If a picture is worth a thousand words, how much more is it worth when you find a thousand words already written about it you never knew existed?
In the early 1960's my father travelled to far north Queensland (Julia Creek and surrounds) for a job building roads so he could afford to buy a ring and marry my mother. My mother was still in teacher's college in Newcastle at the time, a tender 18 years old to my father's worldly 25. The two young lovebirds corresponded frequently. Of course this was an era long since passed of no email, no internet, no Skype and no mobile phones, actually no phones at all where my father was working. So pen to paper it had to be.
They wrote faithfully to each other all through this courtship and long distance romance over the course of a few years. How do I know this? I found in my mother's effects a box, about the size of a big shoebox, and it was packed full to overflowing with letters, most still with their stamped and postmarked envelopes, dated back as far as 1962 (maybe earlier – I've not been through them all yet) and through the end of 1964.
Back to the letters later, for I digress. When my father was building roads up the North he also spent some time taking photos, which he then sent to my waiting mother at college. He had a box brownie camera, similar to the one this photo was taken on -
|Jim and Di very young|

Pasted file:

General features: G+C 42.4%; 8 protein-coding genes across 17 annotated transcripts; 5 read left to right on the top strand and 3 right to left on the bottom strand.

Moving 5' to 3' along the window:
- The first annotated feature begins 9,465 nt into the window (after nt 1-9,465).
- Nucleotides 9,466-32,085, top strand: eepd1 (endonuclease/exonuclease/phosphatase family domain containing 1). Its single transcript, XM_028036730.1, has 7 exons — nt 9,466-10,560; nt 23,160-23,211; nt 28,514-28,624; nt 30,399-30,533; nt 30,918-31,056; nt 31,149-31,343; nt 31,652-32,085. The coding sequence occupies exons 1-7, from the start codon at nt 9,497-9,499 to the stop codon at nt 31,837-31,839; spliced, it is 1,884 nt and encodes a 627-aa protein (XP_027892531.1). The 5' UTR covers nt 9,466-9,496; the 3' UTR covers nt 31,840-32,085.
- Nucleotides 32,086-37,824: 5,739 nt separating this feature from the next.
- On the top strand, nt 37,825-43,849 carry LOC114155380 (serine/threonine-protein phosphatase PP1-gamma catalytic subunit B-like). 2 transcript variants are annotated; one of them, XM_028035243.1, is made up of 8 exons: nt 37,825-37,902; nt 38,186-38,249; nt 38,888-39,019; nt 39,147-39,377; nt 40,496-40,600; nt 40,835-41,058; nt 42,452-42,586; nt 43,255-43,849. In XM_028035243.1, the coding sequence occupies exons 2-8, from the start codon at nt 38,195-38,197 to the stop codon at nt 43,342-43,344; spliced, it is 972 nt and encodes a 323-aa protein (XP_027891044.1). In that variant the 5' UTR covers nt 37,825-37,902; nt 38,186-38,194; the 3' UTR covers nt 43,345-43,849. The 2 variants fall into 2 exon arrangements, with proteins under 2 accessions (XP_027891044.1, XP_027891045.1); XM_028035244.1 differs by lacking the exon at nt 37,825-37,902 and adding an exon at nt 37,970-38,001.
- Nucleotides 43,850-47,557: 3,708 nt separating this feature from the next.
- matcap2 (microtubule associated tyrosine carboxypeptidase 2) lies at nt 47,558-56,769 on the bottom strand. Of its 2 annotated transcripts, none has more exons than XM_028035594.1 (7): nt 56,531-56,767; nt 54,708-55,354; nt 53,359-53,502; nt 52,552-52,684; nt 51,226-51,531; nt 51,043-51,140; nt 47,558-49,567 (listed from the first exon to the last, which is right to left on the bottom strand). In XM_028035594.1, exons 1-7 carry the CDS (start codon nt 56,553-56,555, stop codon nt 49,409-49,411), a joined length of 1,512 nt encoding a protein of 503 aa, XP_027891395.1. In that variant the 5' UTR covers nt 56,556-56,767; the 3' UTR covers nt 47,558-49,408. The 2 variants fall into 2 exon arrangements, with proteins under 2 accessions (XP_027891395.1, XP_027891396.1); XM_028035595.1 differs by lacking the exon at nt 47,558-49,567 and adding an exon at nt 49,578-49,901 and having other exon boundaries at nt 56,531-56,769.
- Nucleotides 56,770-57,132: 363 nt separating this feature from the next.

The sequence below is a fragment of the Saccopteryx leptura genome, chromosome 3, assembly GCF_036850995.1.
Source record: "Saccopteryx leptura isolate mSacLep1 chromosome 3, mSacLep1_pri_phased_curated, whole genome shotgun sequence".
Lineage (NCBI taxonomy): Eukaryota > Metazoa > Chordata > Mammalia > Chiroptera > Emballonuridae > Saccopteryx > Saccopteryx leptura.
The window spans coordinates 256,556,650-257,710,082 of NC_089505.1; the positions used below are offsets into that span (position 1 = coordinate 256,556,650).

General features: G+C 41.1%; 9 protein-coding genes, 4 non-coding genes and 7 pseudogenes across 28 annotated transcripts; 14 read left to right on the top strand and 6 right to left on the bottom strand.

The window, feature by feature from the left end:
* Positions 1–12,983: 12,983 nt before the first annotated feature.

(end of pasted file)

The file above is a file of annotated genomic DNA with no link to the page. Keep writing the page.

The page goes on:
- you can see dad has hold of the case while an unknown person took their portrait. I'm not sure of the date here, but probably the late 1950's.
These photos from 'up the north' were put into albums, cherished, occasionally looked at and fleshed out with stories from both of our parents to became part of our family legend. I've chosen just a few from the many we have to illustrate the time:
|Jim (white shirt) and co-workers|
It wasn't until I found the box of letters that history suddenly crashed into the first person, because with the letters I found a box containing the negatives from this northern adventure, kept all this time in the original packaging and in perfect and pristine condition. The hairs stood up on the back of my neck when I raised one to the light and realised what they were.
Then, deep in the box of letters, I found one where dad tells mum how he has bought a camera just like hers, and hopes to send her some prints shortly – but has to send the film to Townsville to be developed first! I held my breath and a few letters later I found first-hand descriptions of the prints. Not only that but detailed descriptions of the land and the work in my father's own words, in his own handwriting, on paper that had survived more than 50 years to be discovered again. So, far from being worth a mere thousand words, these icons of another time suddenly became priceless.
“The print with my handsome suntanned head in it is the rear vision mirror. I don't know whether Anthony Armstrong Jones could do better than that.” No, dad I don't believe he could.